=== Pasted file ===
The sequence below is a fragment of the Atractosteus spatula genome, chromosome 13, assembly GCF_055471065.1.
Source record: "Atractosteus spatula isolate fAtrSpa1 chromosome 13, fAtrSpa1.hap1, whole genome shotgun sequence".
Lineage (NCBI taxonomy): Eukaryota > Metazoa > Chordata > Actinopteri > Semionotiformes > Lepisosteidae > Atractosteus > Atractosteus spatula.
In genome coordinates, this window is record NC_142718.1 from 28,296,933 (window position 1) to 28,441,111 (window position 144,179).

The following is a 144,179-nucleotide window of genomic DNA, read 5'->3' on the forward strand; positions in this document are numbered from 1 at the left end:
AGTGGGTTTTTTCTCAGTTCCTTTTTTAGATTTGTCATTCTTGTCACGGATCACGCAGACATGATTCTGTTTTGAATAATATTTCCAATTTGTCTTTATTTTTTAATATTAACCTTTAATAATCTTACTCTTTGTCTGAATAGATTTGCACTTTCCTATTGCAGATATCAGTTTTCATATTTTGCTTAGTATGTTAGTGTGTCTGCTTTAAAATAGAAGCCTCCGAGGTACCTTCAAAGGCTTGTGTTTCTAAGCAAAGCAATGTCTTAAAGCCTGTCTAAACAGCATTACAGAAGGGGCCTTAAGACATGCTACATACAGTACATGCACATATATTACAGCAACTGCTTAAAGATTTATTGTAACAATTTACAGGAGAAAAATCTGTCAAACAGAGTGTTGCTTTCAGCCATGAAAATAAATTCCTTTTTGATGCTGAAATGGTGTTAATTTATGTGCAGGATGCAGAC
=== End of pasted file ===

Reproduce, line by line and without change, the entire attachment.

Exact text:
The sequence below is a fragment of the Atractosteus spatula genome, chromosome 13, assembly GCF_055471065.1.
Source record: "Atractosteus spatula isolate fAtrSpa1 chromosome 13, fAtrSpa1.hap1, whole genome shotgun sequence".
Lineage (NCBI taxonomy): Eukaryota > Metazoa > Chordata > Actinopteri > Semionotiformes > Lepisosteidae > Atractosteus > Atractosteus spatula.
In genome coordinates, this window is record NC_142718.1 from 28,296,933 (window position 1) to 28,441,111 (window position 144,179).

The following is a 144,179-nucleotide window of genomic DNA, read 5'->3' on the forward strand; positions in this document are numbered from 1 at the left end:
AGTGGGTTTTTTCTCAGTTCCTTTTTTAGATTTGTCATTCTTGTCACGGATCACGCAGACATGATTCTGTTTTGAATAATATTTCCAATTTGTCTTTATTTTTTAATATTAACCTTTAATAATCTTACTCTTTGTCTGAATAGATTTGCACTTTCCTATTGCAGATATCAGTTTTCATATTTTGCTTAGTATGTTAGTGTGTCTGCTTTAAAATAGAAGCCTCCGAGGTACCTTCAAAGGCTTGTGTTTCTAAGCAAAGCAATGTCTTAAAGCCTGTCTAAACAGCATTACAGAAGGGGCCTTAAGACATGCTACATACAGTACATGCACATATATTACAGCAACTGCTTAAAGATTTATTGTAACAATTTACAGGAGAAAAATCTGTCAAACAGAGTGTTGCTTTCAGCCATGAAAATAAATTCCTTTTTGATGCTGAAATGGTGTTAATTTATGTGCAGGATGCAGAC